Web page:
Saturday, January 20, 2007

' The secret life of plants'

Image credits :Gale Franey

There was a time, when I was a child, when the whole world seemed alive and knowing. Trees were friends and as George Eliot put it ‘flowers would see us and knew what we were thinking about.’ Then came a time when plants just grew, silently and without emotion.”

- L.George.Lawrence

I distinctly remember those childhood days of mine when all our imagined mystery places had lots and lots of trees with strange intertwining branches and most amazing colorful birds sitting on them. Trees had their own ‘personality’ and apart from different kinds of trunks, branches, leaves and flowers, their own peculiar ‘habits’ and ‘moods’ as many of our human friends would have! You didn’t talk to them like you did to others of your kind but theirs was an unmistakable friendly presence. Much before you read about experiments by Jagdish Chander Bose proving that plants could feel the pain, you knew somehow that they did!

There was this huge peepal tree where pooja was performed and leaves of which would be fun watching especially during rains when raindrops dripped from their perfect tapers, a shisham tree with a strange hole in its trunk with an occasional woodpecker sitting at a gravity defying angle pecking at it, the medicinal neem, the sweet mango, the guava tree with guavas that were red inside, different kinds of ber, jamun and lemon. Then there were shrubs and blossoms all around in such lustrous and vivid color that they could illuminate a whole garden! You knew the seasons when trees would bear fruit or plants blossom and it was all so easy and natural.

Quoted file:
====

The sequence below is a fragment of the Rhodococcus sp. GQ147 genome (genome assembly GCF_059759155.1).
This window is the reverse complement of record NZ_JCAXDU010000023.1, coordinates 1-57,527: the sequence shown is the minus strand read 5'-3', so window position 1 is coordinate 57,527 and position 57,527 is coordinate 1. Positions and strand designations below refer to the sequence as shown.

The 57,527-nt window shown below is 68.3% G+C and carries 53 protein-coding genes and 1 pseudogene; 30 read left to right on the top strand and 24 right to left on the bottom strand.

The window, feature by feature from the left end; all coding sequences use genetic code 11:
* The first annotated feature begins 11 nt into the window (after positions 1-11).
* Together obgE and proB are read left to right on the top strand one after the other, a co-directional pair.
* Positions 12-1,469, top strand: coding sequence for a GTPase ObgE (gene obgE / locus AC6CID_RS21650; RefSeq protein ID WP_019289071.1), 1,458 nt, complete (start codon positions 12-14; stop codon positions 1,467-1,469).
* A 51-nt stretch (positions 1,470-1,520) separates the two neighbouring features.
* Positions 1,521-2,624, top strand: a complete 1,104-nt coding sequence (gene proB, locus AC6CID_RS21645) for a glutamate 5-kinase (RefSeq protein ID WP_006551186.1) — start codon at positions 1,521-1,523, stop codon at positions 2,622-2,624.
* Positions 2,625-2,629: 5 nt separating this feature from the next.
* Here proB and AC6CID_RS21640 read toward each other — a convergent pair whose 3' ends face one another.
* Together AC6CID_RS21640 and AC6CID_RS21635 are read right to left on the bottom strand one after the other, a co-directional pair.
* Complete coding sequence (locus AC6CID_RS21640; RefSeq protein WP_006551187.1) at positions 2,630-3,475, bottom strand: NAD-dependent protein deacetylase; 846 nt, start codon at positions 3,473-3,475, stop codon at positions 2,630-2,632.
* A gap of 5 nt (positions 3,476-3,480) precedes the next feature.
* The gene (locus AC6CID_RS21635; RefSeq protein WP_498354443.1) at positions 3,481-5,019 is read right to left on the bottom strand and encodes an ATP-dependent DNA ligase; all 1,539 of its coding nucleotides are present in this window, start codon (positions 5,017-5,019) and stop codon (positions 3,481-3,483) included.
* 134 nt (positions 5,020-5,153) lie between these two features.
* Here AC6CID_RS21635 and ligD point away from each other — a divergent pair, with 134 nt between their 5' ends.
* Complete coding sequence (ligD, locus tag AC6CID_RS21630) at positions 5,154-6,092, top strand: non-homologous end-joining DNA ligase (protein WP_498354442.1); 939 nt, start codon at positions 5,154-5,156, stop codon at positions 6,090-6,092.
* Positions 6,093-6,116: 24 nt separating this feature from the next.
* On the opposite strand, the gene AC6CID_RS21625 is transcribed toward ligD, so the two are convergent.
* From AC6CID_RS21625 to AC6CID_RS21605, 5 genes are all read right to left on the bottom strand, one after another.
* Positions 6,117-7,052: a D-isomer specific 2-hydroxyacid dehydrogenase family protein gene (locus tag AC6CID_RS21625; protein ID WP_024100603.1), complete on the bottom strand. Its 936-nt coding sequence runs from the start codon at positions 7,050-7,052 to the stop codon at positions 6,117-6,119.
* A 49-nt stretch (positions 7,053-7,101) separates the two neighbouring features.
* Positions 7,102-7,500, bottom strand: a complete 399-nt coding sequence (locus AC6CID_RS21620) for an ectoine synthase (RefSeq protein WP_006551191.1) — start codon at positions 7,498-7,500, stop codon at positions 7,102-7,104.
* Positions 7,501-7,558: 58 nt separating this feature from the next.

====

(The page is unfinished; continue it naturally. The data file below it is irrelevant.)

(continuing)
You also knew on your way home from school, which familiar way, which friendly trail to turn to find that iridescent blue-green tail feather with beautiful blue ‘eye’ shed by some peacock from its plumage. You had hundreds of such tail feathers in your kitty and were still in lookout for more. Often a hot chase of a multi colored butterfly had led you to that unexpectedly. Moving through trees and shrubs you were all ears and in a state of heightened attention lest you disturb a brooding peahen. You even boasted to your friends that you knew which secret place and near which tree the peahen was laying its eggs. The trees were witness to all this.

And night would bring an altogether different change of scene when darksome bats in company of snakes sneaking through dense shrubs would make their entry around trees. The fabled ghosts also seemed to gather there and as such your night time stories, heard in low whispers from the elderly watchman revolved around the trees.

There was always a battle going on between the forces of day and that of night probably for the benefit of us children as this generated a daily fare of interesting stories.

But all this was going to change.

Moving from one academic session after another as we were ascending higher classes and grappling with problems in Mathematics, Botany, Chemistry and Zoology in their drab, uninteresting and boring terminology as these were taught to us, the things were all sadly falling in to a set place!